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Modeling the Travel Planner Application with IFlow

  1. The Application

  2. A Modeling Walkthrough

    1. Component Diagram

    2. Sequence Diagram

    3. Properties

    4. Policy

    5. Message Diagram

  3. The formel model with proofs

The Application

A starting example for an information flow sensitive information is a (simplified) travel planning application for a smart phone. This is a realistic example since such applications exist, and in the past smart phone applications have been known to upload private data to some internet servers.

The idea is to download the application from an App store. It allows to book a flight and a hotel, e.g. to visit a conference. The program is sponsored and developed by a travel agency that acts as a broker for the airline and the hotel. The application uses dedicated web services to find flights and hotels online. It checks the user's personal calendar (either on the phone or online) to find out if it is possible to fly a day earlier or return a day later than planned, and fixes the final dates in the calendar. In order to pay, the user's credit card details, which are stored inside a credit card center application on the mobile device, are accessed.

 So we have different parties (the user, the travel agency, different airlines, and different hotels) that should be given only the minimal necessary informations. For example: payment info is sent only to the chosen airline and hotel after explicit confirmation by the user. Calendar details (except the possible travel dates) are never sent to anybody. Arrival and departure dates are sent to the hotels, but no other flight details. The travel agency gets the information which airline and hotel was chosen (to collect fees), but no personal information about the user. And so on. Clearly, this application is concerned with information flow in a non-trivial manner, because some secret information must be made partially public.

The idea is to model (part of) the application with UML. We use a class diagram to model the static part of the application and sequence diagrams that describe the usage of the application. The developer can also model information flow policies. Based on these annotations, information flow properties (typically noninterference modulo some declassification) are expressed.

The model is transformed automatically into code skeletons and annotations for a programming framework that supports information flow control, e.g. Jif or Joana. The skeleton parts must be implemented by the developer obeying certain programming guidelines (e.g., no usage of declassification statements). The idea is that if the full program type checks it comforms to the information flow policies described in the abstract model. For deployment, the properties of the developed application can be certified by a trusted third party, e.g. in an App store setting, or could be ensured by proof carrying code.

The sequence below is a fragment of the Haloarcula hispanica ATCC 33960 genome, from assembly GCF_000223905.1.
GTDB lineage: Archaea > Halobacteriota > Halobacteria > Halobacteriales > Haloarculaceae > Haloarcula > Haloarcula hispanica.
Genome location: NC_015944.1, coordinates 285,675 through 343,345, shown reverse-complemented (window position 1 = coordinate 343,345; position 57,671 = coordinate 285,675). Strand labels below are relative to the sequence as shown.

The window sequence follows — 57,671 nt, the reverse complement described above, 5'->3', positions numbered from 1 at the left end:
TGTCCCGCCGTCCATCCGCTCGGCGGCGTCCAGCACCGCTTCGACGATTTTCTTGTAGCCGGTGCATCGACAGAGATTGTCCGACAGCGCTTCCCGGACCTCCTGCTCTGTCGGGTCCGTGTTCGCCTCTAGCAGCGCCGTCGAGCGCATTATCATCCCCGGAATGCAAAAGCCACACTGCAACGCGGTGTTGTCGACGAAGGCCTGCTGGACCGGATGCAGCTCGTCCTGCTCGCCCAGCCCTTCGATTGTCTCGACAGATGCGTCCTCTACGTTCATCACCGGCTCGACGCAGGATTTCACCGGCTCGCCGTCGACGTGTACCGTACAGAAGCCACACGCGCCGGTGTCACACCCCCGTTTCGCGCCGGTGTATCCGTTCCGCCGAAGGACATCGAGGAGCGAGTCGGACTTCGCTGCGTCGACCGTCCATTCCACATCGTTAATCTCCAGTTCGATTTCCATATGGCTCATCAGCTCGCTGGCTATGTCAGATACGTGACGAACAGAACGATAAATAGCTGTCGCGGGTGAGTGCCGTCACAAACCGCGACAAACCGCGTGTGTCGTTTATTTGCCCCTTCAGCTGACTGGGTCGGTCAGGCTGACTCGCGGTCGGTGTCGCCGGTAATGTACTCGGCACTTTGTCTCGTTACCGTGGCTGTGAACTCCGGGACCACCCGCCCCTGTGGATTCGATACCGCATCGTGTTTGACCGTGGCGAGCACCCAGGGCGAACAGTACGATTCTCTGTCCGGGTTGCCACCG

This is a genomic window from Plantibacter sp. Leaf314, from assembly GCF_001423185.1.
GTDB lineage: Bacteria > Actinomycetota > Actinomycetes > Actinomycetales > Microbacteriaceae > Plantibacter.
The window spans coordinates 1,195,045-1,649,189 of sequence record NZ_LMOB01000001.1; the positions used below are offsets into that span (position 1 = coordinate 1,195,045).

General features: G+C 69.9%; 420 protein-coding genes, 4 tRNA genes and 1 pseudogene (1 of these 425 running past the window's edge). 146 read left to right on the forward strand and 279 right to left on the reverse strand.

A step-by-step modeling walkthrough for a simple version of the Travel Planner application (without hotel booking or a calendar application) can be found below. Its security annotations capture the security property "the travel agency never learns the user's credit card details".

The Java code can be downloaded here (PDG, analyzable with JOANA).

A Modeling Walkthrough

Component Diagram

We start off  by specifying all application agents and necessary data types using a UML class diagram. Agents are marked with the stereotypes "User", "Application", or "Service" from the IFLow UML profile denoting a class as a representation of a user, a mobile application, or a web service. Class operations can be used in sequence diagrams. Their method bodies have to be implemented by hand.
The information flow (IF) policy is then modeled by annotating class associations with information flow security domains. An IFlow security domain is represented with a set of agents able to read the annotated data.

Message Diagram

Another class diagram is used to model messages sent between agents by inheriting from an abstract class marked with the stereotype "Message". Their attributes and associations denote the data inside such mesages. Class constructors denote the order of attributes and associations, which is necessary for the sequence diagrams.